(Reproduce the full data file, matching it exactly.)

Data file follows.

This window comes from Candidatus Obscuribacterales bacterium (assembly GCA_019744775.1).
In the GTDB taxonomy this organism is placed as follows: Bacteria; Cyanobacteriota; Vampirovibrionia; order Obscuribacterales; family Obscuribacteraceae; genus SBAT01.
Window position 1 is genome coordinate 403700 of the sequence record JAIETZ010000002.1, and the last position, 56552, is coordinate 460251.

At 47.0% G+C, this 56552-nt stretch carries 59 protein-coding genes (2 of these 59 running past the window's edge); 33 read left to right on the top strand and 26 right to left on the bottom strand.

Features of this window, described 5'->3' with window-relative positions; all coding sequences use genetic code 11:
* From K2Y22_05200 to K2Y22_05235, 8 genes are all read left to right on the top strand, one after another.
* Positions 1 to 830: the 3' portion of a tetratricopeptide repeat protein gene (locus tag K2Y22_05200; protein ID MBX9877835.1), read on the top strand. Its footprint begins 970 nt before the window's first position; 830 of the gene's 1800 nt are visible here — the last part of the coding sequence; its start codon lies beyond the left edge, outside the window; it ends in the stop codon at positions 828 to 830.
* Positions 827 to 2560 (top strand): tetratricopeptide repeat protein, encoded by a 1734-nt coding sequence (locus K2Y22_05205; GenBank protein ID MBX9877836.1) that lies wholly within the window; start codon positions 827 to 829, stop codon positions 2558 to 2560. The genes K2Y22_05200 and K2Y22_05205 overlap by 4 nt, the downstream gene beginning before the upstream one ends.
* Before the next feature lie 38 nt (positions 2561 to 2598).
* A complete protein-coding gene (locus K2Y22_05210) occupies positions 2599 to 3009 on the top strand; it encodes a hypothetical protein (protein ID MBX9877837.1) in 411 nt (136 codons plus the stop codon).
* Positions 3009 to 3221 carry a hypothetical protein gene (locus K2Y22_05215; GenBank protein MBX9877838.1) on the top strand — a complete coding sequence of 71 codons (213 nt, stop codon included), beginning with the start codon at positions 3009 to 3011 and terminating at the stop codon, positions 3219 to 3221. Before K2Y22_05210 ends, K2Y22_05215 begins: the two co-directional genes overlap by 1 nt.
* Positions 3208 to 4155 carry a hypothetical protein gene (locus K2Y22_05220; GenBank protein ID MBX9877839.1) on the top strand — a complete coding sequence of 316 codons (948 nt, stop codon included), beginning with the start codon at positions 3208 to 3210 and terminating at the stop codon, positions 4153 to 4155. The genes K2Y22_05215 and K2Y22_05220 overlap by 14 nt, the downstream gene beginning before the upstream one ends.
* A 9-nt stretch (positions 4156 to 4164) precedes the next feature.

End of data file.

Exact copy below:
This window comes from Candidatus Obscuribacterales bacterium (assembly GCA_019744775.1).
In the GTDB taxonomy this organism is placed as follows: Bacteria; Cyanobacteriota; Vampirovibrionia; order Obscuribacterales; family Obscuribacteraceae; genus SBAT01.
Window position 1 is genome coordinate 403700 of the sequence record JAIETZ010000002.1, and the last position, 56552, is coordinate 460251.

At 47.0% G+C, this 56552-nt stretch carries 59 protein-coding genes (2 of these 59 running past the window's edge); 33 read left to right on the top strand and 26 right to left on the bottom strand.

Features of this window, described 5'->3' with window-relative positions; all coding sequences use genetic code 11:
* From K2Y22_05200 to K2Y22_05235, 8 genes are all read left to right on the top strand, one after another.
* Positions 1 to 830: the 3' portion of a tetratricopeptide repeat protein gene (locus tag K2Y22_05200; protein ID MBX9877835.1), read on the top strand. Its footprint begins 970 nt before the window's first position; 830 of the gene's 1800 nt are visible here — the last part of the coding sequence; its start codon lies beyond the left edge, outside the window; it ends in the stop codon at positions 828 to 830.
* Positions 827 to 2560 (top strand): tetratricopeptide repeat protein, encoded by a 1734-nt coding sequence (locus K2Y22_05205; GenBank protein ID MBX9877836.1) that lies wholly within the window; start codon positions 827 to 829, stop codon positions 2558 to 2560. The genes K2Y22_05200 and K2Y22_05205 overlap by 4 nt, the downstream gene beginning before the upstream one ends.
* Before the next feature lie 38 nt (positions 2561 to 2598).
* A complete protein-coding gene (locus K2Y22_05210) occupies positions 2599 to 3009 on the top strand; it encodes a hypothetical protein (protein ID MBX9877837.1) in 411 nt (136 codons plus the stop codon).
* Positions 3009 to 3221 carry a hypothetical protein gene (locus K2Y22_05215; GenBank protein MBX9877838.1) on the top strand — a complete coding sequence of 71 codons (213 nt, stop codon included), beginning with the start codon at positions 3009 to 3011 and terminating at the stop codon, positions 3219 to 3221. Before K2Y22_05210 ends, K2Y22_05215 begins: the two co-directional genes overlap by 1 nt.
* Positions 3208 to 4155 carry a hypothetical protein gene (locus K2Y22_05220; GenBank protein ID MBX9877839.1) on the top strand — a complete coding sequence of 316 codons (948 nt, stop codon included), beginning with the start codon at positions 3208 to 3210 and terminating at the stop codon, positions 4153 to 4155. The genes K2Y22_05215 and K2Y22_05220 overlap by 14 nt, the downstream gene beginning before the upstream one ends.
* A 9-nt stretch (positions 4156 to 4164) precedes the next feature.